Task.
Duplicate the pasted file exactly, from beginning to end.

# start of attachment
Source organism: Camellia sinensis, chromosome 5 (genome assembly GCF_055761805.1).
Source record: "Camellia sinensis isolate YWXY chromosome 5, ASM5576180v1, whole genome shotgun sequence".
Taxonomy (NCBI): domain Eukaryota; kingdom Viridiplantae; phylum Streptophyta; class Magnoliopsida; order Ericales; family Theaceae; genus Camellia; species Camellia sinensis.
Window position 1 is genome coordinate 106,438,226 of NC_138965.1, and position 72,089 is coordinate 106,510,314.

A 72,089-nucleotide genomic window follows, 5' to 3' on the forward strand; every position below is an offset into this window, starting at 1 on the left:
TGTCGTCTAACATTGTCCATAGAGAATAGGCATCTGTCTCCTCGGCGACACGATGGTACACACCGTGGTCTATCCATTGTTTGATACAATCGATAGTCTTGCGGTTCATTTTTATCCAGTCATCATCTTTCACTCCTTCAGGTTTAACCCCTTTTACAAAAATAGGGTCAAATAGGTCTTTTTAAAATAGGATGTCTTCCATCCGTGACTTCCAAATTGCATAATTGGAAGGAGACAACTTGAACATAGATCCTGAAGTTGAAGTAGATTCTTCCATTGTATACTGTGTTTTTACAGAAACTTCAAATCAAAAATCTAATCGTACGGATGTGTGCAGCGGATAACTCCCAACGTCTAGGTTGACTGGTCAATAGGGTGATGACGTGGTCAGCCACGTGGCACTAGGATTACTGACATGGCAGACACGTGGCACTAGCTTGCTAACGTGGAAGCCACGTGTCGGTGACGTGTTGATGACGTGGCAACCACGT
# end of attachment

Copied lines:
Source organism: Camellia sinensis, chromosome 5 (genome assembly GCF_055761805.1).
Source record: "Camellia sinensis isolate YWXY chromosome 5, ASM5576180v1, whole genome shotgun sequence".
Taxonomy (NCBI): domain Eukaryota; kingdom Viridiplantae; phylum Streptophyta; class Magnoliopsida; order Ericales; family Theaceae; genus Camellia; species Camellia sinensis.
Window position 1 is genome coordinate 106,438,226 of NC_138965.1, and position 72,089 is coordinate 106,510,314.

A 72,089-nucleotide genomic window follows, 5' to 3' on the forward strand; every position below is an offset into this window, starting at 1 on the left:
TGTCGTCTAACATTGTCCATAGAGAATAGGCATCTGTCTCCTCGGCGACACGATGGTACACACCGTGGTCTATCCATTGTTTGATACAATCGATAGTCTTGCGGTTCATTTTTATCCAGTCATCATCTTTCACTCCTTCAGGTTTAACCCCTTTTACAAAAATAGGGTCAAATAGGTCTTTTTAAAATAGGATGTCTTCCATCCGTGACTTCCAAATTGCATAATTGGAAGGAGACAACTTGAACATAGATCCTGAAGTTGAAGTAGATTCTTCCATTGTATACTGTGTTTTTACAGAAACTTCAAATCAAAAATCTAATCGTACGGATGTGTGCAGCGGATAACTCCCAACGTCTAGGTTGACTGGTCAATAGGGTGATGACGTGGTCAGCCACGTGGCACTAGGATTACTGACATGGCAGACACGTGGCACTAGCTTGCTAACGTGGAAGCCACGTGTCGGTGACGTGTTGATGACGTGGCAACCACGT